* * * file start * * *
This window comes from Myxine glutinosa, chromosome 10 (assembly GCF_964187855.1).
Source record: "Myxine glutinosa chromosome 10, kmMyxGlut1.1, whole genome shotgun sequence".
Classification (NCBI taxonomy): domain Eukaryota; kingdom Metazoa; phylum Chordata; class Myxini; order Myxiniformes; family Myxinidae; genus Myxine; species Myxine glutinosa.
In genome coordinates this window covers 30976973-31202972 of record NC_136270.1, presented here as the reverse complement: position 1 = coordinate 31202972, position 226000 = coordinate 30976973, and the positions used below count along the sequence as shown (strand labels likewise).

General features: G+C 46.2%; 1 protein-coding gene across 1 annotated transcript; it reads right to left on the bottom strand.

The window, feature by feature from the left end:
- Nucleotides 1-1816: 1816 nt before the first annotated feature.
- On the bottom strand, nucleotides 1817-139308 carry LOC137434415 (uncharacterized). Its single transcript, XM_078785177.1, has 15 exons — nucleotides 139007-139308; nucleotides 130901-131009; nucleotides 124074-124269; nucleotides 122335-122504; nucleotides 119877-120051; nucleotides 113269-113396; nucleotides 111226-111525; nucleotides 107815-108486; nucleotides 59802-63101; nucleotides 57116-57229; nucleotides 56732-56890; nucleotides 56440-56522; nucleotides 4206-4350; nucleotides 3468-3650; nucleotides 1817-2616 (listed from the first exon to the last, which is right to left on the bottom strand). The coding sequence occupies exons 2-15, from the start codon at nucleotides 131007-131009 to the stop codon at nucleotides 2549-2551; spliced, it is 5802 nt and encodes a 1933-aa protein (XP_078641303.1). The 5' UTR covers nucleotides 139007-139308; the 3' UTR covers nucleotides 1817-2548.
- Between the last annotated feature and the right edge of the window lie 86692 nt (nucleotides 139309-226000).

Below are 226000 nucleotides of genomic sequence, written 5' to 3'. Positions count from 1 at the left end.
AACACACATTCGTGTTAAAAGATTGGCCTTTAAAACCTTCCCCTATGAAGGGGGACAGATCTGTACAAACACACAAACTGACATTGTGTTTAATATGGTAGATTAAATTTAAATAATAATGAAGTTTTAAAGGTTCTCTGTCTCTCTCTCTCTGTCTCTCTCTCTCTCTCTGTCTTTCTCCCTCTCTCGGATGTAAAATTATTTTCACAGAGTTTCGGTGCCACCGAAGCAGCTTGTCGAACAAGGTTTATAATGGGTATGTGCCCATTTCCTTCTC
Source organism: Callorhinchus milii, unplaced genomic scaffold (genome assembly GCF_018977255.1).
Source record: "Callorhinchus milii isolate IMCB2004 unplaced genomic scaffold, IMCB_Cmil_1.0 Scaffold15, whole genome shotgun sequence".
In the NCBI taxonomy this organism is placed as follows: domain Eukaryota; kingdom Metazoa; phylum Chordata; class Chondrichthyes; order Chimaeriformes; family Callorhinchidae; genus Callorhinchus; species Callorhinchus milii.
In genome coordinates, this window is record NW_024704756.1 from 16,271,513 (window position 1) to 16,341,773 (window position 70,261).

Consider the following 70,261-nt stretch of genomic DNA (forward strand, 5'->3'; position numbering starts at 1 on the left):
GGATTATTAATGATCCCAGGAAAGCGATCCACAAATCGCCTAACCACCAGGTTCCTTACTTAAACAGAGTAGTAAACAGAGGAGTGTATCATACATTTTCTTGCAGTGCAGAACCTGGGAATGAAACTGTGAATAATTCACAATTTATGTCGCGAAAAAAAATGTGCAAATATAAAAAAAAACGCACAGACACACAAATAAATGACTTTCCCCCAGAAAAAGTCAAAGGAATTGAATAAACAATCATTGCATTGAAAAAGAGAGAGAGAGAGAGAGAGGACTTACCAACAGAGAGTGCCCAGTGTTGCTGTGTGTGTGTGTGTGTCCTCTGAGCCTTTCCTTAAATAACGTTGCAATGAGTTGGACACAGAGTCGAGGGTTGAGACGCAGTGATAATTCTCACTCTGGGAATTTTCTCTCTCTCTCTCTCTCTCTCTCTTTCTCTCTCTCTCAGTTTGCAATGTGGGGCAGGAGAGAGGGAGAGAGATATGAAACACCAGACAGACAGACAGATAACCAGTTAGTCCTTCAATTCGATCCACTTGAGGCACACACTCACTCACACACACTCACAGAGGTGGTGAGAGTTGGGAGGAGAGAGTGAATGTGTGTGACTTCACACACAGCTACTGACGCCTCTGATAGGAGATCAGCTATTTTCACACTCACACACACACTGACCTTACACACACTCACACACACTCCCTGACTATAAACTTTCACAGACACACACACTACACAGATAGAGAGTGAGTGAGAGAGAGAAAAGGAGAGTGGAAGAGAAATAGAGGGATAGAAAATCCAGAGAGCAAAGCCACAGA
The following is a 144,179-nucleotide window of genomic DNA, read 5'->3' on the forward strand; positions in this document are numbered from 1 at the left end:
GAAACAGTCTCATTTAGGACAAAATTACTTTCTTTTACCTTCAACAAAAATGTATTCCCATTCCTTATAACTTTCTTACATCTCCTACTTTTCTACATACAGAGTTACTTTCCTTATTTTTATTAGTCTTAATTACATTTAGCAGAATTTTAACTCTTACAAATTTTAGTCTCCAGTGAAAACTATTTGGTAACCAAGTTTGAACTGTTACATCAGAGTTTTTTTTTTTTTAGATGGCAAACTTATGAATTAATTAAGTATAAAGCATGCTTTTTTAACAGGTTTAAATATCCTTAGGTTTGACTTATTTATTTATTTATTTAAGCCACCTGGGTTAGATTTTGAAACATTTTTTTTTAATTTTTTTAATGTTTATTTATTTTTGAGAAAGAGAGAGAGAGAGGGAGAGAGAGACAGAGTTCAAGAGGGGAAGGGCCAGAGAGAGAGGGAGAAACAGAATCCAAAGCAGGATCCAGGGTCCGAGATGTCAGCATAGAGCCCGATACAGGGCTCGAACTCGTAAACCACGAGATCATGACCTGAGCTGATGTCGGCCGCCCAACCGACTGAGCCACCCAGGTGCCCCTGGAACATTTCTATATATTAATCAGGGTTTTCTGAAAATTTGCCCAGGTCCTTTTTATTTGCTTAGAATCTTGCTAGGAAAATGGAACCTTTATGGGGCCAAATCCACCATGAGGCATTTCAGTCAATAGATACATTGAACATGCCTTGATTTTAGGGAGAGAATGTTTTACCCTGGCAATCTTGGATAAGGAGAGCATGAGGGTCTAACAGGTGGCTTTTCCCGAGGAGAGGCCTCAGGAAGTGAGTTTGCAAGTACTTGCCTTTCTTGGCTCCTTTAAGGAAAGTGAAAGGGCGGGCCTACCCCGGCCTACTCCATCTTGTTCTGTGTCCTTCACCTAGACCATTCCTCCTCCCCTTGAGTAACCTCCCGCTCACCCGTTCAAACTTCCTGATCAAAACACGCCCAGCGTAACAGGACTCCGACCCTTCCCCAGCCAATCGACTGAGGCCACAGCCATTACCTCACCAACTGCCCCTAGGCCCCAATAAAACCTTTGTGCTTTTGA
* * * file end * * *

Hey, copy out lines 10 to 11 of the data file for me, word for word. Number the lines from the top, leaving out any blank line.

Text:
Below are 226000 nucleotides of genomic sequence, written 5' to 3'. Positions count from 1 at the left end.
AACACACATTCGTGTTAAAAGATTGGCCTTTAAAACCTTCCCCTATGAAGGGGGACAGATCTGTACAAACACACAAACTGACATTGTGTTTAATATGGTAGATTAAATTTAAATAATAATGAAGTTTTAAAGGTTCTCTGTCTCTCTCTCTCTGTCTCTCTCTCTCTCTCTGTCTTTCTCCCTCTCTCGGATGTAAAATTATTTTCACAGAGTTTCGGTGCCACCGAAGCAGCTTGTCGAACAAGGTTTATAATGGGTATGTGCCCATTTCCTTCTC